10. Dec 18, 2008 #9

    Well, for my purposes I think the two descriptions are equivalent. The lie-to-children is the picture which shows a bunch of parallel rays coming in and focusing to a single focal point on the other side, and similarly the 'imaging' picture. (In fairness, I've been concentrating on the first, but I assume that the second will come with it)

    I don't know enough about the real-life uses of lenses to know how your description and mine differ in the details, right now I'm only interested in the practical problem.
     
  11. Dec 19, 2008 #10
    I read your comment at midnight last night, but when I was lying in bed I realised the point you were making. You're right, that should solve my problem - kind of obvious, thanks!

    Merry Christmas...
    Hob
     
  12. Dec 19, 2008 #11

    turin

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    I thought that the shape isn't the problem so much as the finite thickness. Why do you call it "lie-to-children"? I am unaware of a single physical law that is represented exactly in practice, even in "ideal" laboratory conditions. The thin lens model always worked quite well in classroom demonstrations.
     
  13. Dec 20, 2008 #12
    There are several lens defects and these are reduced by using compound lenses ,.eg spherical aberration is reduced by using two separated plano convex lenses the plane faces being opposite eachother,this shares the deviation over four lens faces thereby reducing the aberration.
     
  14. Dec 20, 2008 #13

    Redbelly98

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    Yes, that's right.

    In practice, aspheric lens surfaces are defined as one of the conic surfaces, plus correction terms in powers of r^2. I.e.,

    z(r) = Conic(r) + A2r2 + A4r4 + A6r6 + ...​

    where r is the distance to the center of the lens, and z(r) is the "height" of the surface at r.

    Conic(r) could be an ellipse, parabola, or hyperbola.

    Reference: go here and click the "lens equation" tab:
    http://www.thorlabs.com/NewGroupPage11.cfm?ObjectGroup_ID=800
    I'm pretty sure my equation is equivalent (aside from some notational differences), but I could be wrong.

    EDIT: if you click on one of the product numbers at the bottom half of the Thorlabs link, you'll get a page showing the parameters for that lens, and so you'll have the equation for an actual lens. These tend to be optimized (minimal aberration) with either the object or image at infinity.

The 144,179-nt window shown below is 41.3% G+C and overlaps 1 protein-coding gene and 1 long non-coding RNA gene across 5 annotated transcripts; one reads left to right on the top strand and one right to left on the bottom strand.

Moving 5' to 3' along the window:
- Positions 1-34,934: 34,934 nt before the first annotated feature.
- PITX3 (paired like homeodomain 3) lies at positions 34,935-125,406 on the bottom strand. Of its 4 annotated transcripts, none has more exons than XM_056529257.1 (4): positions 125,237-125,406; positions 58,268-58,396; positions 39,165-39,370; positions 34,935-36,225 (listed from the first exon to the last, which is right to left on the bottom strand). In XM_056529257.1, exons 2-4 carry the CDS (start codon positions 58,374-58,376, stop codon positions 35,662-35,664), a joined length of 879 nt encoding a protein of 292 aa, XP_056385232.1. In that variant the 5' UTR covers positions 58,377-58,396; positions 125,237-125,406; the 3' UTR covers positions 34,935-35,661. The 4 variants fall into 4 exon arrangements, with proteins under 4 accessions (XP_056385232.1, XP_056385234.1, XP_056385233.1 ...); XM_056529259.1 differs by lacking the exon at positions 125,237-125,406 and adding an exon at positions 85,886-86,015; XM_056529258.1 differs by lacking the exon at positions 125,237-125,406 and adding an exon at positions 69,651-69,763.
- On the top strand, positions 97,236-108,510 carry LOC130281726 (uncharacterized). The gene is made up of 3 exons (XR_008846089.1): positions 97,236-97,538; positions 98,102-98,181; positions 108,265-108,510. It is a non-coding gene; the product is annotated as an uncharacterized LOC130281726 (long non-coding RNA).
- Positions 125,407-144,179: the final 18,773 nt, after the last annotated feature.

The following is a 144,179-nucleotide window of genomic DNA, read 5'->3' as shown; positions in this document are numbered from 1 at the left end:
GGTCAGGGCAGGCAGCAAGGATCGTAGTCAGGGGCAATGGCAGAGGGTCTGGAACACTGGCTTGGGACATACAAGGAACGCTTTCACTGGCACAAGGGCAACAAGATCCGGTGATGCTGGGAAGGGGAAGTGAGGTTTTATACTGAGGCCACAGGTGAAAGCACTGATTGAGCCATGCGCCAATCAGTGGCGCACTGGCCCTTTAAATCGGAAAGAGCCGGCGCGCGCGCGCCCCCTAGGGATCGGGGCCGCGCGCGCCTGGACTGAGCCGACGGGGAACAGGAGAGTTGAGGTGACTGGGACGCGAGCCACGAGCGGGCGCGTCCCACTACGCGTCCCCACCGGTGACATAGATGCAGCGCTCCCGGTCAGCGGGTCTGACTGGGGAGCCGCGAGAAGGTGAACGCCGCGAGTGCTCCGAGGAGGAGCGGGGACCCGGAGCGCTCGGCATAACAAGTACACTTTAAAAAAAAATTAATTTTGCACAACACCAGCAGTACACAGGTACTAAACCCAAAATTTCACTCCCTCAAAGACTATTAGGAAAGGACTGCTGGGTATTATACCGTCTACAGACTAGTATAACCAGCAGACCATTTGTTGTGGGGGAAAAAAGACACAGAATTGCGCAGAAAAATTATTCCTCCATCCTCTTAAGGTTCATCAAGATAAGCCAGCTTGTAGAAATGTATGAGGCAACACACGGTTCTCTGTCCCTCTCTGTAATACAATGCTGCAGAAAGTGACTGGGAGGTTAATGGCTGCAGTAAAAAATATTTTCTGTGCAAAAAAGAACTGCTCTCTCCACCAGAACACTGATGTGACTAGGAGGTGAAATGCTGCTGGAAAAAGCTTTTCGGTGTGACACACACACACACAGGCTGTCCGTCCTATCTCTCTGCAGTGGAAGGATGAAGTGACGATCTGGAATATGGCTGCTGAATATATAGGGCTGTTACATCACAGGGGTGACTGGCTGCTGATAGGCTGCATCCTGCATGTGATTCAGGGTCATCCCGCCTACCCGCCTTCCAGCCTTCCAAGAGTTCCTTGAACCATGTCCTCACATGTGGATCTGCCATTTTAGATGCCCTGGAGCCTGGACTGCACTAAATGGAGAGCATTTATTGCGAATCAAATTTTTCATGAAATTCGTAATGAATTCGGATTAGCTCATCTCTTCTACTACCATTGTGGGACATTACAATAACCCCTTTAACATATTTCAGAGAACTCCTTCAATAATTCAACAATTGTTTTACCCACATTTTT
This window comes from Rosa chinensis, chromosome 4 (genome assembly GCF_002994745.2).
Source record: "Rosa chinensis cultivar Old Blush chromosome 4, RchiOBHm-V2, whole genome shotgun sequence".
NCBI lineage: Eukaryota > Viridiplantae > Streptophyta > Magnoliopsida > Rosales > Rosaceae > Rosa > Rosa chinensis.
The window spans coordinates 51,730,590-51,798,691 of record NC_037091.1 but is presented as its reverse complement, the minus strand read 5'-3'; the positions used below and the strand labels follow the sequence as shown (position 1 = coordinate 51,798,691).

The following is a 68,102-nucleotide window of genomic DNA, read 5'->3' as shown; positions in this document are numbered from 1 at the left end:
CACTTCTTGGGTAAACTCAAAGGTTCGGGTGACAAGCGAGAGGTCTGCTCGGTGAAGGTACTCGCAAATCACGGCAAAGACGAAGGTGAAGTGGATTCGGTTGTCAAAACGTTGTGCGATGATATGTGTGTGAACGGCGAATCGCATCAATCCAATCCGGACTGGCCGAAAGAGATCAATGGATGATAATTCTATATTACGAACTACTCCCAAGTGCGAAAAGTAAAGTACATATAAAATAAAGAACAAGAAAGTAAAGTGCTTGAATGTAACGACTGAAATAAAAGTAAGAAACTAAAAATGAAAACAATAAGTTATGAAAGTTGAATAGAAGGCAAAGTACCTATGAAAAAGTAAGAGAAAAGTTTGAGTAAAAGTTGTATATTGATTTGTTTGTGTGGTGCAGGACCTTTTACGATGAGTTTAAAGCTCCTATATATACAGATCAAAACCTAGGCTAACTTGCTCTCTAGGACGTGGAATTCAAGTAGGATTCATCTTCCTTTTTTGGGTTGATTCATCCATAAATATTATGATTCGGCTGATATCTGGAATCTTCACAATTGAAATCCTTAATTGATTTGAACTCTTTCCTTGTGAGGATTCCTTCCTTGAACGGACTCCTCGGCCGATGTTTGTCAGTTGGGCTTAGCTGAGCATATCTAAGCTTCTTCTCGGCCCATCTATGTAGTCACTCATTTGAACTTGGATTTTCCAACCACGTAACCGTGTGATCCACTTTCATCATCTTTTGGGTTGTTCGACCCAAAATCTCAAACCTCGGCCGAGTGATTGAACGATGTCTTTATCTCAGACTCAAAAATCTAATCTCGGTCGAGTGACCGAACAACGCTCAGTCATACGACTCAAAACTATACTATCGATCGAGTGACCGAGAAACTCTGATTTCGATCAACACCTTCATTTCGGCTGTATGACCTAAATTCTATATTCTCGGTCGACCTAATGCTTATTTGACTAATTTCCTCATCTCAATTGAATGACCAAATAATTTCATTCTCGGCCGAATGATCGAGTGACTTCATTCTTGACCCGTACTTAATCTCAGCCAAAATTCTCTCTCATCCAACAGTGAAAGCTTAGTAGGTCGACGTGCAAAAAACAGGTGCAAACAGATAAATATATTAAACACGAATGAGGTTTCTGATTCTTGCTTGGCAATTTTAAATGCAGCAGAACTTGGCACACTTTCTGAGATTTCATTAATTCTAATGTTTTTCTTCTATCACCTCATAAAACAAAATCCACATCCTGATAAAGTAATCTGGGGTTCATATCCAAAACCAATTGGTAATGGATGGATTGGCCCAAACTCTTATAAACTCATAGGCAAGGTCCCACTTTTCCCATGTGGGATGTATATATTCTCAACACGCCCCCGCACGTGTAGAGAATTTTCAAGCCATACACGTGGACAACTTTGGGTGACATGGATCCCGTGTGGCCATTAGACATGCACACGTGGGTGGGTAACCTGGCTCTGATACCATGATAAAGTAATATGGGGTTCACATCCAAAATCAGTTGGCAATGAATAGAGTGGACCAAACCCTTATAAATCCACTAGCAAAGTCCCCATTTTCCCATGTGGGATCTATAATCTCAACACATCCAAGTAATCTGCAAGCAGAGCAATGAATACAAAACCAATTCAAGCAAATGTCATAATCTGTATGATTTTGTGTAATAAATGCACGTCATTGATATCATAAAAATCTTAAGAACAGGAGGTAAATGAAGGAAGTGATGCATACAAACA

Last edited: Dec 20, 2008
  15. Dec 20, 2008 #14

    jambaugh

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    I think there is also a problem with the definition of a "perfect lens" in that a lens which will focus a plane wave to a point (or vis versa) will not perfectly focus an object at a given finite distance to an image at a finite distance. Even if you consider only coaxial point sources to point images there will, I believe, only be a perfect lens for a given object-lens distance.

    This I am dredging up from a faint memory of trying to solve this very problem many years ago. Let me qualify this to say at least until the analysis is done (I'm about to give it a whirl) we shouldn't assume that there is one perfect lens for all ranges of focus.
     
  16. Dec 20, 2008 #15
    Even if a lens could be made without defects it could not focus a point image of a point object,instead the image is a diffraction pattern with a bright central maximum surrounded by subsidiary maxima and minima.We cannot stop diffraction but we can reduce it by using large apertures.
     
  17. Dec 20, 2008 #16

    jambaugh

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    And by scaling the system up relative to the wavelength. We can thus speak of the idealized case in the limit as the wavelength(s) approach 0 on the scale of the lens and focal distances.

    Clearly diffraction issues are not material to the topic.
     
  18. Dec 20, 2008 #17

    Redbelly98